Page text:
Infinity Pool is gluttonous, psychosexual excess: Sundance Film Festival Review

The wealthy whites and their easy skewering is a narrative mentality that we have been witness to in a variety of practices as of late.  But unlike The White Lotus and The Menu, two of the most recent examples of such a temperament, Brandon Cronenberg‘s Infinity Pool pushes further past being just a little wicked in his commentary.  Instead, he plunges headfirst into psychosexual excess, serving us as an audience a gluttonous amount of privileged punishment as we bare witness to psychological breakdowns and breakthroughs.

Offsetting the lush (fictional) island setting of Li Tolqa with graphic, confronting body horror and sexual imagery (the film’s NC-17 cut viewed at Sundance not afraid to indulge in literal money shots), there’s a discomfort to the local resort, despite its beautiful surroundings.  Vacationing there are James Foster (Alexander Skarsgård) and his wife, Em (Australian actress Cleopatra Coleman), a failed author and his bankroller, respectively.  There’s obvious resentment present between the two – she makes sly digs at her essentially funding his existence – which makes James’s shifted interest from his wife to fellow vacationer Gabi (Mia Goth, an unhinged delight, as to be expected) all the more understandable; it probably also helps his bruised ego that she claims to have loved his book.

Gabi builds James up just enough so that he’ll feel comfortable in accepting her dinner invitation, and then even more so when she and her husband, Alban (Jalil Lespert), suggest they journey outside the resort’s military-like guarded walls for a day trip to a local swimming spot.  The casualness in which Gabi and Alban break such rules is a sign of things to come, and the beach trip itself results in a surprising sex act where Gabi asserts her dominance over James, with his lack of power in return similarly laying the foundation for his character’s eventual journey of worth.

Up to this point Infinity Pool has operated on a mostly acceptable level (save for an extreme close-up of an ejaculating penis), but this being a Cronenberg feature means any safety we falsely have adhered to will be violently taken away from us, so when James opts to drive the crew home from their day of drunken debauchery we are unsurprised when he hits a local with his car and begins to lightly spiral out of sheer panic.  Gabi and Alban are far more calm in their response.  They assert that such a situation won’t bode well for James should he report the incident, so they send him back to the resort with the intent of handling the body disposal themselves.

Here is where Infinity Pool‘s kicker paves the way for morality and the macabre to brutally fornicate, with James being presented the option of his fate when he is threatened with jail time; confess and die at the hands of the victim’s next of kin or pay to have a clone made to die in his place.  Cronenberg clearly delights in toying with the exploration of wealthy exploitation, playing in a world that would be viable if the technology existed of the loopholes the rich would dance around should it mean they get away with their crimes.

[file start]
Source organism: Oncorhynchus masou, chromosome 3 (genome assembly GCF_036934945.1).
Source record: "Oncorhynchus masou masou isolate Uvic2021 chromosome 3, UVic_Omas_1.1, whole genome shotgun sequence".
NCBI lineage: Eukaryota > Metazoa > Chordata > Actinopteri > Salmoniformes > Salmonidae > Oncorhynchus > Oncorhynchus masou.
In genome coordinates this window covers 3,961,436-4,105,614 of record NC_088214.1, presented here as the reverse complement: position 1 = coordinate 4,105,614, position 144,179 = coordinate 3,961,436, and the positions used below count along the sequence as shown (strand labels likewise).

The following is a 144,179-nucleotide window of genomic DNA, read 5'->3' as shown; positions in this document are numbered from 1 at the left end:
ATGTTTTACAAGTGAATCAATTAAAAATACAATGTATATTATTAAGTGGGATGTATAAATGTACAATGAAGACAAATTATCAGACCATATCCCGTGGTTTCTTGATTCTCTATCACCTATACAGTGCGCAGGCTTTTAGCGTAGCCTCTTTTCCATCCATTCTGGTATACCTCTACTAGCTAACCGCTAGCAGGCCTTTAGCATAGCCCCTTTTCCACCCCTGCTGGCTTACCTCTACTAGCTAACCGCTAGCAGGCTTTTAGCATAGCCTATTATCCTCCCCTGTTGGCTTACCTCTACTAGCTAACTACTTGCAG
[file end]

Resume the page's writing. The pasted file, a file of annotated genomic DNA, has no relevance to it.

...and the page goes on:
From hereon, Infinity Pool ebbs and flows as James starts to awake from within himself.  Defeated at the hands of those who made sure his book was a categorical flop, and now having resigned himself to essential house husbandry, there’s an initial fascination – both primal and pornographic – in not only witnessing his own death, but knowing how violent he could truly be without any true consequences to his life.  To be expected though, James’s eventual fall down the rabbit hole is too great to climb out, and just as he bangs his chest and broadens his own stature on screen whenever he embraces a certain sense of dominance and power, he cowers and smallens himself when attacked.  He isn’t a man built for intimidation – despite the actor’s appearance – and because of this inherent vulnerability, Skarsgård’s performance here is perhaps the most nuanced and intriguing he has ever been.

Goth, on the opposite side of the spectrum, owns her sexuality and dominion throughout.  Manipulative and cunning, and leaning in to the film’s themes of trauma bonding, her Gabi is a walking nightmare.  She’s beautiful and charming one moment and then terrifyingly unhinged the next – a latter scene of her goading James out of his hopeful escape and shaming him for his professional failures is a twisted delight to watch – and despite her obvious monstrous psyche, it’s difficult to not applaud her.  She’s aware of her privilege and won’t apologise for affording her homicidal luxury.

Despite all its rich pleasures – the film itself also looks psychedelically stunning, with cinematographer Karim Hussain‘s experimental mashing of blues and reds exploding on screen, sometimes quite literally during a definitive orgy sequence that’s more terrifying than titillating – Infinity Pool won’t be a film for everyone.  Cronenberg, like his famous father, has never made films to be consumed by the general masses, but James feeding himself to the wolves is a fascinating exploration of a tested tale of the rich engaging in hedonism in a foreign land – not to mention the conversations laid forth through the filmmaker’s take on cloning, body autonomy, and moral grounds – that it’s difficult to not be impressed by his vision, even if you can’t stomach it.


Infinity Pool is playing as part of this year’s Sundance Film Festival, taking place between January 19th and 29th, 2023, both in person and online.  For more information head to the official Sundance page.

Peter Gray

Film critic with a penchant for Dwayne Johnson, Jason Momoa, Michelle Pfeiffer and horror movies, harbouring the desire to be a face of entertainment news.